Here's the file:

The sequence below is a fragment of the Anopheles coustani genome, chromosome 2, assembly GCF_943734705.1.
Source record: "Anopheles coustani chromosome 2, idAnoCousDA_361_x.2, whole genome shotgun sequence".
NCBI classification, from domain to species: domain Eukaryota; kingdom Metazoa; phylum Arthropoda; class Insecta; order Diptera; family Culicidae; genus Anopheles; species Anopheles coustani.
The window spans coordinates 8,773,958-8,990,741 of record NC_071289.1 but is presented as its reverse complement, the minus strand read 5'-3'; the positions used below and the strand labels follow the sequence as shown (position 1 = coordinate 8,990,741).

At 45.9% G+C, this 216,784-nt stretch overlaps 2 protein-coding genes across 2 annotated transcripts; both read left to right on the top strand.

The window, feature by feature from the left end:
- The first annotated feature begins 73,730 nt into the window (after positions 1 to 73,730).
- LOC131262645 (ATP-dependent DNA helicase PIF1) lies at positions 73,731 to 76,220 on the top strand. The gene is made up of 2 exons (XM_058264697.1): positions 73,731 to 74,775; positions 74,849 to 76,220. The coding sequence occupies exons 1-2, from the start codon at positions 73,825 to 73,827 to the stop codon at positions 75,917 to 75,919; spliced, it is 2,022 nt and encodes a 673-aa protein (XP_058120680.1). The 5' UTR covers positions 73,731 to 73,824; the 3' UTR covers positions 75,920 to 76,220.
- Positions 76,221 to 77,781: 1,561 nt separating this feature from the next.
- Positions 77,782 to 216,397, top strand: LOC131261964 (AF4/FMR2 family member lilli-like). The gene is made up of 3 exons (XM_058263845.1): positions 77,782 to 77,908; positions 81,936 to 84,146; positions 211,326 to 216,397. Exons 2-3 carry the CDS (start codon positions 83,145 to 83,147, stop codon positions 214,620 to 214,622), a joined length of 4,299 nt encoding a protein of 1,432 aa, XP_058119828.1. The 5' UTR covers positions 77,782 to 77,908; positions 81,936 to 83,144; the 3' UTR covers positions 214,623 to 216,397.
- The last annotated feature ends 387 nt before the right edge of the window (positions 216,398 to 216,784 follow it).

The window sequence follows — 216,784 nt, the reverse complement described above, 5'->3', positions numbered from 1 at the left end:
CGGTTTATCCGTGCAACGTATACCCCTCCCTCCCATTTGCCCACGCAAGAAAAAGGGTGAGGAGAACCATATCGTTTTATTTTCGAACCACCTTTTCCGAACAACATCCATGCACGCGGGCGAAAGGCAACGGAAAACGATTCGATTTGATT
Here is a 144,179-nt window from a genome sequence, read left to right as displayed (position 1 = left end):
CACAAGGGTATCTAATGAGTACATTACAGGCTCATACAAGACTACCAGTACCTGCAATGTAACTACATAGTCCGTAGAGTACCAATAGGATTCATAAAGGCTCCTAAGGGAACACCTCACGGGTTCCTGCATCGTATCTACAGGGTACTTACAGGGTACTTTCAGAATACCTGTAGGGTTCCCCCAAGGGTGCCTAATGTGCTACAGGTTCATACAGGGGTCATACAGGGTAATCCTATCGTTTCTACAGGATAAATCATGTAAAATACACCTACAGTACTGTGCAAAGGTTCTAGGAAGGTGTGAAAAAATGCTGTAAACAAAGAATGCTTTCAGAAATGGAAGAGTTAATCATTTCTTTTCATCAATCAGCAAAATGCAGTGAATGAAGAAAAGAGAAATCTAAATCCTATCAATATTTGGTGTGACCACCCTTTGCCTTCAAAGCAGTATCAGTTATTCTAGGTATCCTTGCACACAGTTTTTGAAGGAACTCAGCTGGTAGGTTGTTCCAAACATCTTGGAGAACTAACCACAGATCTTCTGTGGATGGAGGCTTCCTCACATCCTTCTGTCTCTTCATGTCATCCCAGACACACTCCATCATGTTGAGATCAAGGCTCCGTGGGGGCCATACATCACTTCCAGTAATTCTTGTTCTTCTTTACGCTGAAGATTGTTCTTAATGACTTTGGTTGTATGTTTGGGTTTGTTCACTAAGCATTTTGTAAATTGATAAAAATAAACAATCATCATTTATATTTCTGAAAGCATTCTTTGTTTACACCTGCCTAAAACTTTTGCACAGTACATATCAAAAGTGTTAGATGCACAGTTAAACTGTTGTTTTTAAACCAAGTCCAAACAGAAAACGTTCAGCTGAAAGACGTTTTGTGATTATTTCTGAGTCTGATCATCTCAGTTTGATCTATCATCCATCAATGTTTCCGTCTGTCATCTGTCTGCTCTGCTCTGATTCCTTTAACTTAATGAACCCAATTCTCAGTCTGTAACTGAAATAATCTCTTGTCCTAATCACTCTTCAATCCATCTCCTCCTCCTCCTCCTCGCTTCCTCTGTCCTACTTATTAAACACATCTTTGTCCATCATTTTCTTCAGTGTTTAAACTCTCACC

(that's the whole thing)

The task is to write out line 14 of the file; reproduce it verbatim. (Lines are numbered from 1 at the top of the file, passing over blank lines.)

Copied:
Here is a 144,179-nt window from a genome sequence, read left to right as displayed (position 1 = left end):